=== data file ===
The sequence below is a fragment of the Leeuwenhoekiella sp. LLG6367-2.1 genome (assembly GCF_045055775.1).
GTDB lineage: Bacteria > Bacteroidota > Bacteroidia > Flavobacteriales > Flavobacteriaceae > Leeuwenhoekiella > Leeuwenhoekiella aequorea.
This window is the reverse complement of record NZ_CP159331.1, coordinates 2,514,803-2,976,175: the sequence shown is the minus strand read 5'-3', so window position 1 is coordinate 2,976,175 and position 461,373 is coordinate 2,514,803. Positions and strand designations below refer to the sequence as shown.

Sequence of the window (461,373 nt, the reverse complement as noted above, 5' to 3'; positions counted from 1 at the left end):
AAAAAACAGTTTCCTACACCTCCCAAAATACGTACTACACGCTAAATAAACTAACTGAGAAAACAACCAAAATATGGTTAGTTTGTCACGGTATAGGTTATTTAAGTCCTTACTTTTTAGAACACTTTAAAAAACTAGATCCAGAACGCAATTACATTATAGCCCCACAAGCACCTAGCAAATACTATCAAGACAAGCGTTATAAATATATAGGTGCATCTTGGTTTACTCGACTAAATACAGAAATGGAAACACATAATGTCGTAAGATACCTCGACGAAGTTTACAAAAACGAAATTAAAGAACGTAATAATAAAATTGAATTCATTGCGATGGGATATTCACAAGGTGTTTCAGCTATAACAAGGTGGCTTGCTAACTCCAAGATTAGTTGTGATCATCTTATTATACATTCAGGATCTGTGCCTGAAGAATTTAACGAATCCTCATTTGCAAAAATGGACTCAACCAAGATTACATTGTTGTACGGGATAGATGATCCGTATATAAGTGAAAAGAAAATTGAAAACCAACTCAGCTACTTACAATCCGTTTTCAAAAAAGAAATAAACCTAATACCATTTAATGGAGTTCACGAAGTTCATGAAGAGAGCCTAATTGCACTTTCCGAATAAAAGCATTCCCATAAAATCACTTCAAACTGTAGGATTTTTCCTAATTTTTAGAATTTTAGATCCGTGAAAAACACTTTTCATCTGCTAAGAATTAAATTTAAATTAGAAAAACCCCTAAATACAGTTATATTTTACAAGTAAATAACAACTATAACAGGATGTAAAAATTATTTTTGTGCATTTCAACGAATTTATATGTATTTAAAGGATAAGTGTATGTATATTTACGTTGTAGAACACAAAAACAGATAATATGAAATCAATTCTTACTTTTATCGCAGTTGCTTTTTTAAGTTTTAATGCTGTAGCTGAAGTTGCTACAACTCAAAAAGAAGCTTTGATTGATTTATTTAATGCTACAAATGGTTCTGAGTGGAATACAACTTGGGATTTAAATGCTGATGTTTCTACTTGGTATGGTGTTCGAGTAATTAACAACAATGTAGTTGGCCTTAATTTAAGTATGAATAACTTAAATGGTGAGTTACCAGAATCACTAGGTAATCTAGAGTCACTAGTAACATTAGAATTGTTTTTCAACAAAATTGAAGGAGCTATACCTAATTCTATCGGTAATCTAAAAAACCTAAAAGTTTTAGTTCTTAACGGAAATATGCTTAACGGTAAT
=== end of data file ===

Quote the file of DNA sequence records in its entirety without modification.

The sequence below is a fragment of the Leeuwenhoekiella sp. LLG6367-2.1 genome (assembly GCF_045055775.1).
GTDB lineage: Bacteria > Bacteroidota > Bacteroidia > Flavobacteriales > Flavobacteriaceae > Leeuwenhoekiella > Leeuwenhoekiella aequorea.
This window is the reverse complement of record NZ_CP159331.1, coordinates 2,514,803-2,976,175: the sequence shown is the minus strand read 5'-3', so window position 1 is coordinate 2,976,175 and position 461,373 is coordinate 2,514,803. Positions and strand designations below refer to the sequence as shown.

Sequence of the window (461,373 nt, the reverse complement as noted above, 5' to 3'; positions counted from 1 at the left end):
AAAAAACAGTTTCCTACACCTCCCAAAATACGTACTACACGCTAAATAAACTAACTGAGAAAACAACCAAAATATGGTTAGTTTGTCACGGTATAGGTTATTTAAGTCCTTACTTTTTAGAACACTTTAAAAAACTAGATCCAGAACGCAATTACATTATAGCCCCACAAGCACCTAGCAAATACTATCAAGACAAGCGTTATAAATATATAGGTGCATCTTGGTTTACTCGACTAAATACAGAAATGGAAACACATAATGTCGTAAGATACCTCGACGAAGTTTACAAAAACGAAATTAAAGAACGTAATAATAAAATTGAATTCATTGCGATGGGATATTCACAAGGTGTTTCAGCTATAACAAGGTGGCTTGCTAACTCCAAGATTAGTTGTGATCATCTTATTATACATTCAGGATCTGTGCCTGAAGAATTTAACGAATCCTCATTTGCAAAAATGGACTCAACCAAGATTACATTGTTGTACGGGATAGATGATCCGTATATAAGTGAAAAGAAAATTGAAAACCAACTCAGCTACTTACAATCCGTTTTCAAAAAAGAAATAAACCTAATACCATTTAATGGAGTTCACGAAGTTCATGAAGAGAGCCTAATTGCACTTTCCGAATAAAAGCATTCCCATAAAATCACTTCAAACTGTAGGATTTTTCCTAATTTTTAGAATTTTAGATCCGTGAAAAACACTTTTCATCTGCTAAGAATTAAATTTAAATTAGAAAAACCCCTAAATACAGTTATATTTTACAAGTAAATAACAACTATAACAGGATGTAAAAATTATTTTTGTGCATTTCAACGAATTTATATGTATTTAAAGGATAAGTGTATGTATATTTACGTTGTAGAACACAAAAACAGATAATATGAAATCAATTCTTACTTTTATCGCAGTTGCTTTTTTAAGTTTTAATGCTGTAGCTGAAGTTGCTACAACTCAAAAAGAAGCTTTGATTGATTTATTTAATGCTACAAATGGTTCTGAGTGGAATACAACTTGGGATTTAAATGCTGATGTTTCTACTTGGTATGGTGTTCGAGTAATTAACAACAATGTAGTTGGCCTTAATTTAAGTATGAATAACTTAAATGGTGAGTTACCAGAATCACTAGGTAATCTAGAGTCACTAGTAACATTAGAATTGTTTTTCAACAAAATTGAAGGAGCTATACCTAATTCTATCGGTAATCTAAAAAACCTAAAAGTTTTAGTTCTTAACGGAAATATGCTTAACGGTAAT